Photo Credit: greenshock, Flickr
Who writes this sort of stuff? And why is there so much of it? And what does it really mean?
This image, courtesy of Flickr user greenchock, is from the women's restroom of a Chicago bar. Now, I'm not sure if this is true of every
University, but certainly at most
universities I've visited, this sort of graffiti can be found all over the place: particularly in restrooms and library carrels. Often crude and obscene, not infrequently racist, homophobic, and misogynistic, these strange messages (and the equally strange rejoinders one often finds on the very same surface) fascinate me.
I've been thinking about it recently because of the ways in which it offers a ready-to-hand archive of interesting (albeit controversial) material. Wouldn't it be interesting, as an introduction to certain basic "DH" skills, to try to make an archive of these anonymous messages and then analyze them? Could this be a useful exercise in going from raw, undigitized material, to basic text analysis, piping everything through an Omeka
archive (for example). You could go from nothing to having a basic archive of material up at a domain in about a day. Transcribe all that graffitti and you could begin to try to get a handle on the preoccupations of such material. You could contrast the material, for example, found in Men's Rooms with that found in Women's Rooms.
But how would you structure this raw data? Would you mark it up somehow? TEI seems to be overkill. But relying just on the Dublin Core elements used to describe an item in Omeka doesn't seem like enough (I may be wrong here—maybe on both counts—but for the sort of things I think would be immediately worth analyzing, DC seems an odd way to go). There is a "Graffiti Markup Language"
, but it is about capturing the visual qualities of graffiti art (check out this page
for some very interesting, GML stuff), rather than the semantics and editorial history of that genre of "latrinalia" which I am interested in here. Here is a little off-the-cuff, nonce XML mark-up of the material in the image at the top of this post:
Ok, so that is pretty ugly. That "subjects" thing is just a dirty way of fitting in some sort of subject tagging, which would be a really interesting way of analyzing all the data we cobble together. And I've cribbed a bunch from TEI (bringing along an unnecessarily odd vocabulary; "settlement"?). One of the most fascinating aspects of this sort of material (for me, the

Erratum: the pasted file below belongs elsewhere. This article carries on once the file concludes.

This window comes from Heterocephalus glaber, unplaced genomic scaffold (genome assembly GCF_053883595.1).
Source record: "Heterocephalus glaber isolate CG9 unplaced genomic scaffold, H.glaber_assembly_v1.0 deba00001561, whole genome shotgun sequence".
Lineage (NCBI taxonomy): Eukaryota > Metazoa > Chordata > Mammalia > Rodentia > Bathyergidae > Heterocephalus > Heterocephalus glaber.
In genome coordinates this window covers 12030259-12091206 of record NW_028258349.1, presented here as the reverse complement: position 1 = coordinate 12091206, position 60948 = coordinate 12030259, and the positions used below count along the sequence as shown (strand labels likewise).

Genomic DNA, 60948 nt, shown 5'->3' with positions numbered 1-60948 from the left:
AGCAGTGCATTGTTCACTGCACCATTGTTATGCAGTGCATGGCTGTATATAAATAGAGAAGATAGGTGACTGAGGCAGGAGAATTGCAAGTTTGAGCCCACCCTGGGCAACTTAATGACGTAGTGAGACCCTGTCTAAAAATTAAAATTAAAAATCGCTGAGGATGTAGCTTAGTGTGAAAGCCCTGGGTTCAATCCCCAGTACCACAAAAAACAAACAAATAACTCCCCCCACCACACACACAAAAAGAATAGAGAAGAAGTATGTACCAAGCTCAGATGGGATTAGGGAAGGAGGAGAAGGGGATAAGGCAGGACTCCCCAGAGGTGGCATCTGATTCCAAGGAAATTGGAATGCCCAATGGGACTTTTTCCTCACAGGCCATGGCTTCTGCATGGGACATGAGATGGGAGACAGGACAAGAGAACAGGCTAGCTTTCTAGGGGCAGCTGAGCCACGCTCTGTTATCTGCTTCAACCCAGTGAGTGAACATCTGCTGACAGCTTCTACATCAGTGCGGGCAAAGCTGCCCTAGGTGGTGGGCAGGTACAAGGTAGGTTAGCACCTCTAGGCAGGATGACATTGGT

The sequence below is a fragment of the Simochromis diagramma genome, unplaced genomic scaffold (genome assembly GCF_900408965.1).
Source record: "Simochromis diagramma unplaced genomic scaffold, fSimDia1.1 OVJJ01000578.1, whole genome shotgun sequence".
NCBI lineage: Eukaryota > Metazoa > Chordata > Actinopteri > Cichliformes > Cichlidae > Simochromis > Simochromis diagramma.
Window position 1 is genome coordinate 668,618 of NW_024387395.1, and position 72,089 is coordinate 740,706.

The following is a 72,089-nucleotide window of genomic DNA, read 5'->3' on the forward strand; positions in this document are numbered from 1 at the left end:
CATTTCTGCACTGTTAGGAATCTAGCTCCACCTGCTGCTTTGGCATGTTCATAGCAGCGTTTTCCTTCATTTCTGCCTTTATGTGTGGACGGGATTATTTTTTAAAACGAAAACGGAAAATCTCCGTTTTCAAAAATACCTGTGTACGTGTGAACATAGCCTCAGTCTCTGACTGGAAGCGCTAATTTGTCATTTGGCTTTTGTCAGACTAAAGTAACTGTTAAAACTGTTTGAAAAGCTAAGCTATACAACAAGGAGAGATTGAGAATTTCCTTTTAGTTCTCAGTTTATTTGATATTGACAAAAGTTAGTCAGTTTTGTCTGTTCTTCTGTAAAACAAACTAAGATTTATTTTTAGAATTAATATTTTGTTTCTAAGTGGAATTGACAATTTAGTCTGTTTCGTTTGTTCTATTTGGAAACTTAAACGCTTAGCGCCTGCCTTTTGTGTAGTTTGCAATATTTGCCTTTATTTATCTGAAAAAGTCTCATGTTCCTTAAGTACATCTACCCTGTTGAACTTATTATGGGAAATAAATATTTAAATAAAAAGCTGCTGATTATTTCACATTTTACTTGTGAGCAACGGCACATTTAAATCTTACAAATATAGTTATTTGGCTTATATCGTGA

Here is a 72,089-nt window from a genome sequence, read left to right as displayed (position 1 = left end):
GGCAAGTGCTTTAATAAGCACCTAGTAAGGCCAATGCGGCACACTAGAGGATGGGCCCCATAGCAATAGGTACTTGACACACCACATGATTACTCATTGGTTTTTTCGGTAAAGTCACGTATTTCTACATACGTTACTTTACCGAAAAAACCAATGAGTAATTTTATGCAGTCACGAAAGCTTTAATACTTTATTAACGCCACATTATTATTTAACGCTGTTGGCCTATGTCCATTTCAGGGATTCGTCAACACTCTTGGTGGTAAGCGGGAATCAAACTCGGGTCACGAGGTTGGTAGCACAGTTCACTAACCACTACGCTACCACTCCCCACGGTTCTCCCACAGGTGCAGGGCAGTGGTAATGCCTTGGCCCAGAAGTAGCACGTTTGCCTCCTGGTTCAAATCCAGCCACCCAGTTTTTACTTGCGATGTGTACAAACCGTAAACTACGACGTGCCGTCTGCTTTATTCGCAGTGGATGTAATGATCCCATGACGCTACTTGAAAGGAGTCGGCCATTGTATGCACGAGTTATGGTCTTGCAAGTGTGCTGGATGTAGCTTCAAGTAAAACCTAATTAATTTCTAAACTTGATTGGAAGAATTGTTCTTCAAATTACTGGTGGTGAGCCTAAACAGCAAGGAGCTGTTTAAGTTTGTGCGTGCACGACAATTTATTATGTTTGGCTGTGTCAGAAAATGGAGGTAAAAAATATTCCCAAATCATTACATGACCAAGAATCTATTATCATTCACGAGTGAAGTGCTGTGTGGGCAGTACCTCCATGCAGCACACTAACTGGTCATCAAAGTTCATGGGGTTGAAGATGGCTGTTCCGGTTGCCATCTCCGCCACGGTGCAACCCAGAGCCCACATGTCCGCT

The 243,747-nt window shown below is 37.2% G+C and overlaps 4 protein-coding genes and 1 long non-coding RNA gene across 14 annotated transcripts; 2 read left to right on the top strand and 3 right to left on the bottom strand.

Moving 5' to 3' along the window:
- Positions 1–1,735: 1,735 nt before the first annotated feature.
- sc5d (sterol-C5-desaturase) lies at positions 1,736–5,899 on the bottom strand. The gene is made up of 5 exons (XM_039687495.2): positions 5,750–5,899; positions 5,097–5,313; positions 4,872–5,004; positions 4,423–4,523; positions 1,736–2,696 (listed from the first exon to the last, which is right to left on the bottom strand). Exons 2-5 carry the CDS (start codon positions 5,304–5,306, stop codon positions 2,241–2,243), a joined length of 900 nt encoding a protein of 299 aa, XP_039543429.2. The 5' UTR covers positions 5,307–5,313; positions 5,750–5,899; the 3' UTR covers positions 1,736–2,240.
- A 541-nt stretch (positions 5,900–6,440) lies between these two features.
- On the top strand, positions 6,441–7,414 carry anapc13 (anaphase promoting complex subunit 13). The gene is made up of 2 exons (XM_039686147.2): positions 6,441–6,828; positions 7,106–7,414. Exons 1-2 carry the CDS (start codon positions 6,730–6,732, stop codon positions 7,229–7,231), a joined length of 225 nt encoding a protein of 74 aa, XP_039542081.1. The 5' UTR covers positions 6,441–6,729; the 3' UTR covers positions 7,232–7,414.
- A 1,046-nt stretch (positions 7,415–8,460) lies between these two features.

most fascinating aspect) is the way in which impromptu conversations and debates spring up between the "writing on the stall." This is marked only by numbers in what I've inelegantly and unoriginally called an "inscription" element. I'd be interested in better ways to mark this up. But for now you get the idea.
I had initially imagined this project would be a hands-on way to introduce folks to various aspects of the 'digital humanities' with a project that could, working in a group, be completed (at least with some small amount of data) in about a day or so. But as I've thought about it, I've become more attached to the idea and to an expanded version of the project which would not be focused on introducing students to digital humanities skills (markup, building an online archive, basic text analysis) exclusively. Instead it would insert these DH skills within the first-year composition goals of persuasive writing. (Admittedly, this may be because I'll be teaching UVA's FYC next semester). A class of 20ish students would work first to build the archive, each student using a digital camera to capture five or so instances of such graffiti. A basic archive built, they then would set about generating claims and arguments about it. Such a class could, in a week (with the proper infrastructure already in place), gather examples from across campus pretty quickly and generate a whole slew of data, on which they would draw to more traditional essays.
The more time I spend thinking about this idea, the more enamored of it I become. Students could essentially brainstorm each section: where on campus to look? What vocabulary to use to describe the "subjects" in this material?
There are plenty of problems: the logistics of getting ensuring students can take decent enough digital pictures; permissions from students if this archive were to appear online openly with student work; the necessity of some censorship if, carved into some desk in some class room are actual names or phone numbers; the possibility that students might be offended or uncomfortable with such material; I never marked up that heart because I couldn't think of an easy way to do so... and so on.
But, this is the internet right? So, is this a good idea?